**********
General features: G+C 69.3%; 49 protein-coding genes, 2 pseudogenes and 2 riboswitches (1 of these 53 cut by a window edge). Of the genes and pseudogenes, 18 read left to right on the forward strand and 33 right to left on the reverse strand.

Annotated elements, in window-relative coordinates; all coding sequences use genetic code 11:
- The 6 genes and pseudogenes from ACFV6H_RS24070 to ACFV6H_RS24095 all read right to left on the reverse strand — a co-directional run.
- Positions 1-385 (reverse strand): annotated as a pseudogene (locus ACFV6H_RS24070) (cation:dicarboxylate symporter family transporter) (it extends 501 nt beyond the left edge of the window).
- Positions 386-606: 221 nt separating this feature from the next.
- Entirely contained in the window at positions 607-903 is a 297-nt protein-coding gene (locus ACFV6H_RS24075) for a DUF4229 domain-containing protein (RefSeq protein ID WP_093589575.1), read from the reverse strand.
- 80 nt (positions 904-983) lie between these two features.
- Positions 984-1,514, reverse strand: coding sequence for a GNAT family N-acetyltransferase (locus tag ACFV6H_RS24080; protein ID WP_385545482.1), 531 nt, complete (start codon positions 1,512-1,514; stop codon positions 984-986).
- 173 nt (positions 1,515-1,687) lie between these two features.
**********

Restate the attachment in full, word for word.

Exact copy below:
General features: G+C 69.3%; 49 protein-coding genes, 2 pseudogenes and 2 riboswitches (1 of these 53 cut by a window edge). Of the genes and pseudogenes, 18 read left to right on the forward strand and 33 right to left on the reverse strand.

Annotated elements, in window-relative coordinates; all coding sequences use genetic code 11:
- The 6 genes and pseudogenes from ACFV6H_RS24070 to ACFV6H_RS24095 all read right to left on the reverse strand — a co-directional run.
- Positions 1-385 (reverse strand): annotated as a pseudogene (locus ACFV6H_RS24070) (cation:dicarboxylate symporter family transporter) (it extends 501 nt beyond the left edge of the window).
- Positions 386-606: 221 nt separating this feature from the next.
- Entirely contained in the window at positions 607-903 is a 297-nt protein-coding gene (locus ACFV6H_RS24075) for a DUF4229 domain-containing protein (RefSeq protein ID WP_093589575.1), read from the reverse strand.
- 80 nt (positions 904-983) lie between these two features.
- Positions 984-1,514, reverse strand: coding sequence for a GNAT family N-acetyltransferase (locus tag ACFV6H_RS24080; protein ID WP_385545482.1), 531 nt, complete (start codon positions 1,512-1,514; stop codon positions 984-986).
- 173 nt (positions 1,515-1,687) lie between these two features.